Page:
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HUD Submittals

The Community Improvement Program (CIP) manages the programming of funds for the City’s capital projects and special programs. Each year the Board of Mayor and Aldermen adopts a CIP that includes both a current year appropriation and a long-range capital planning component. The Plan also looks several years into the future to insure that long term community development needs of the City are met while minimizing tax impacts.

Funding in the CIP includes: grants from various federal, state and private sources; City bond funds; City operating cash funds; and capital funding for the City’s enterprise funds such as the Airport, Environmental Protection Division, the Manchester Water Works and the Recreation Enterprise.

Purpose of the Community Improvement Program:

  • Coordinate Improvement Projects
  • Provide access by the BMA and public to information on all projects and funding
  • Provide streamlined accounting procedures
  • Maximize federal & state dollars for needed projects
  • Minimize tax rate impact of capital projects
  • Provide for long-range planning of capital needs
  • Establishes a means of setting overall community development priorities

The CIP staff of the Planning and Community Development Department are available to assist in answering questions on the CIP or in the process for applying for CIP funds.

The Community Improvement Program and Budget is a planning process which coordinates the service demands of the City with the available resources. It relies upon the active involvement of the Community Improvement Program Aldermanic Committee and the full Board of Mayor and Aldermen in major policy areas and assists the Board of Mayor and Aldermen in the coordination of departmental requests and provides relevant and concise information for decision making.

The Community Improvement Program (CIP) integrates the planning and policy aspects of the capital improvements budget and the service requirements that are beyond basic departmental needs.


These services the City provides through the CIP have been grouped into seven major areas. They are: health and human services; education; public safety; recreation and leisure; housing and community development; transportation and the environment; and community management.

Goals and objectives have been identified within each of these seven major service areas. These goals and objectives are based upon a series of citizen workshops conducted from 1975 to 1983 where needs, demands and opportunities for Manchester were identified and discussed. Following review and comments by City departments and agencies, the goals and objectives were adopted by the Board of Mayor and Aldermen.


Based upon community goals and objectives adopted by the Board of Mayor and Aldermen, department heads and program managers each year develop specific programs and projects which are designed to meet specific service objectives. These program and project requests are submitted by department or agencies heads to their boards or commissions which recommend priorities to the Board of Mayor and Aldermen.


In determining which programs or projects most effectively and efficiently address objectives, a series of program/project selection criteria are employed to evaluate each budget request prior to recommendation to the Board of Mayor and Aldermen.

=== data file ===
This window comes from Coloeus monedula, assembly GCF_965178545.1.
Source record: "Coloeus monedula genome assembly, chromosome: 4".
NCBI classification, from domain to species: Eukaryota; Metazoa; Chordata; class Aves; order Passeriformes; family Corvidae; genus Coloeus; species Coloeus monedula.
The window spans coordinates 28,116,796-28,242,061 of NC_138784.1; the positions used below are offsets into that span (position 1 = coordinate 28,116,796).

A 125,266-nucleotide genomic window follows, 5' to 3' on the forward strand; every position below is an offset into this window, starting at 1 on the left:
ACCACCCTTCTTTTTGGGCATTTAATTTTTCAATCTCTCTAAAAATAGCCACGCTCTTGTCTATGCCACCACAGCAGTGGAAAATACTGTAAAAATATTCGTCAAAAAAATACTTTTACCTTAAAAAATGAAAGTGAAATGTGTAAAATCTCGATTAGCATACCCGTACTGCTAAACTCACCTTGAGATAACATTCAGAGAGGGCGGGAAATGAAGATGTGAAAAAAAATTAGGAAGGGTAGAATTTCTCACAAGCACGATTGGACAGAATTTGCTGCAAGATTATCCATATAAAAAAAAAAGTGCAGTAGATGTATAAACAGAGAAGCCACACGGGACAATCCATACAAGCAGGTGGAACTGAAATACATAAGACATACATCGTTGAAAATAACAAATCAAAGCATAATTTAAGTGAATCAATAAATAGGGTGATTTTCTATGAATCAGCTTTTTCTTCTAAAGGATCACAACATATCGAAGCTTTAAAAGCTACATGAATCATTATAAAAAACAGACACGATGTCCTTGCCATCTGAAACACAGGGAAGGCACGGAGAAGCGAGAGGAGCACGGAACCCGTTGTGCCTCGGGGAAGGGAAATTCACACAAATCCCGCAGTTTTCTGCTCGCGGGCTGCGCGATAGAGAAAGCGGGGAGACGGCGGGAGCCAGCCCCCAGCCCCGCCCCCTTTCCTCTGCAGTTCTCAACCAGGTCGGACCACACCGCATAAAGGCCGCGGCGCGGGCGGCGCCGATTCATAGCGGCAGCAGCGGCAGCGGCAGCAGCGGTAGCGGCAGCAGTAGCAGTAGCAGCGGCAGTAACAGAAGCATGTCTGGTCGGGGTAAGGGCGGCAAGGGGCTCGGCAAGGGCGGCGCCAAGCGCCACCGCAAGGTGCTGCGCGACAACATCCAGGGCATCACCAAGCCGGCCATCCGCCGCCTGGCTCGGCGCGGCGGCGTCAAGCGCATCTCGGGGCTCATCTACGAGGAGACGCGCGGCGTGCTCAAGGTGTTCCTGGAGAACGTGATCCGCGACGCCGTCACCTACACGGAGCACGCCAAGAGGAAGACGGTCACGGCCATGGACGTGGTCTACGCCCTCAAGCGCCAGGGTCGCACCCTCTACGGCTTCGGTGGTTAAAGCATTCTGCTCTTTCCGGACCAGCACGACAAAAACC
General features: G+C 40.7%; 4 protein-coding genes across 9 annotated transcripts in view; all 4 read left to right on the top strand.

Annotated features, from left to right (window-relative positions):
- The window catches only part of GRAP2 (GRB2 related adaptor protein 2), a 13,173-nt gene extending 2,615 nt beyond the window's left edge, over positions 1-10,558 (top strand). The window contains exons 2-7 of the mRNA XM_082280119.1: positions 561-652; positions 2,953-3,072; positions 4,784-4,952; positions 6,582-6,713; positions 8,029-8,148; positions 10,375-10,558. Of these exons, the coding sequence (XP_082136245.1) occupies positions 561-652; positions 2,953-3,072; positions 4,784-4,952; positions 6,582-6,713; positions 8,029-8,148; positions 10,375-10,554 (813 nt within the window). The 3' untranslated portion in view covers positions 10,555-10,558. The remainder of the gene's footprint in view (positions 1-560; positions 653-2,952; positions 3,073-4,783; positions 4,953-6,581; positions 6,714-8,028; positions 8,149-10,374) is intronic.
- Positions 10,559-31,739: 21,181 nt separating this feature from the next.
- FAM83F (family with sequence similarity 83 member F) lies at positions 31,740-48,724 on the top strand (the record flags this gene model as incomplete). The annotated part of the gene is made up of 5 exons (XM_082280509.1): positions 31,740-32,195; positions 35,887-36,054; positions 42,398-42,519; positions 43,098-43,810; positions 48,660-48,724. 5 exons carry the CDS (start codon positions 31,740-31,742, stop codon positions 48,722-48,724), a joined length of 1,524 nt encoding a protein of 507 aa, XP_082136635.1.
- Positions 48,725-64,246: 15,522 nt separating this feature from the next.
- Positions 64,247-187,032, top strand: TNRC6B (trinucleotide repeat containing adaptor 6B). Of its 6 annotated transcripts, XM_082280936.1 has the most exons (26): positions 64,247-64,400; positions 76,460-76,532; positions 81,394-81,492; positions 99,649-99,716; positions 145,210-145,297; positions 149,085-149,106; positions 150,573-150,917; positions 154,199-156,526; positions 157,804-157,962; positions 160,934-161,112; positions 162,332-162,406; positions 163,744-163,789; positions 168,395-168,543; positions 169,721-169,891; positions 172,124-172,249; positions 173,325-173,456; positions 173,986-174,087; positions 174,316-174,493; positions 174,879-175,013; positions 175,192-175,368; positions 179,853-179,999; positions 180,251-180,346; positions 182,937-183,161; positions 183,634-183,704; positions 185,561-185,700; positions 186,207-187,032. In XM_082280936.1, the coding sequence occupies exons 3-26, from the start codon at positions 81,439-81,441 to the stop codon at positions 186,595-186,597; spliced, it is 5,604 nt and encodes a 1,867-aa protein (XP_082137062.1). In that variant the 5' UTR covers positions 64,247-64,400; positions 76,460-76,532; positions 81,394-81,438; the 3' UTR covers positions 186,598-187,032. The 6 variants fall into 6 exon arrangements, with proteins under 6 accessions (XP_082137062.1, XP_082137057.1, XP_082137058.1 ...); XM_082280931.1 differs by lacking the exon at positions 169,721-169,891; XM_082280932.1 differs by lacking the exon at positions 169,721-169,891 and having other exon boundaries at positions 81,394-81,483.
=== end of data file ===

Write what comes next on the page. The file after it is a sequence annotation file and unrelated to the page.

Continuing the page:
What funds are available to the City to meet objectives? Operating within the financial constraints set by the Board of Mayor and Aldermen, certain monies may be used to address objectives as identified. What federal and state grants may be available to the City? What is Manchester's allocation under the federal Community Development Block Grant, Home and other entitlement funds for this fiscal year? How much additional bonded debt might the City safely assume for the next multi-year planning period? To what extent are General Fund revenues available to fund high priority services?


A single resolution of the Board of Mayor and Aldermen provides authorization to initiate the entire program. Related action is necessary as part of the adoption of the Operating Budget and in authorizing the issuance of municipal bonds and notes.

The Community Improvement Program staff within the Planning & Community Development Department conducts the overall administration of the program. Prior to issuance to the Finance Department of authorization for projects, each entity must submit specific information on scheduling, budget, federal grant authorization, etc., and must formally reaffirm that the program/project will achieve the results promised at the time the program was initially considered or adopted.

As specific programs and projects are initiated, this budget and performance information is submitted to the Finance Committee for approval prior to expenditure. During the budget year, the Committee on Community Improvement Program additionally reviews new project initiations prior to the Finance Committee.

Based on these statement of accountability and performance, the departments or agencies must periodically submit on 30, 60 or 90 day basis, concise program/project reports. The reporting system serves to provide meaningful information and ensures that departments are achieving the milestones that they have outlined.

At the end of the fiscal year, an evaluation is undertaken to determine if the proposed outcomes have, in fact, been achieved. The evaluation reports are used in determining subsequent action with respect to continuing the program.

The CIP staff ensures that funded programs and projects are administered by their respective departments or agencies in a manner that ensures flexibility while meeting standards for accountability, performance, applicable regulations and budgetary limitations.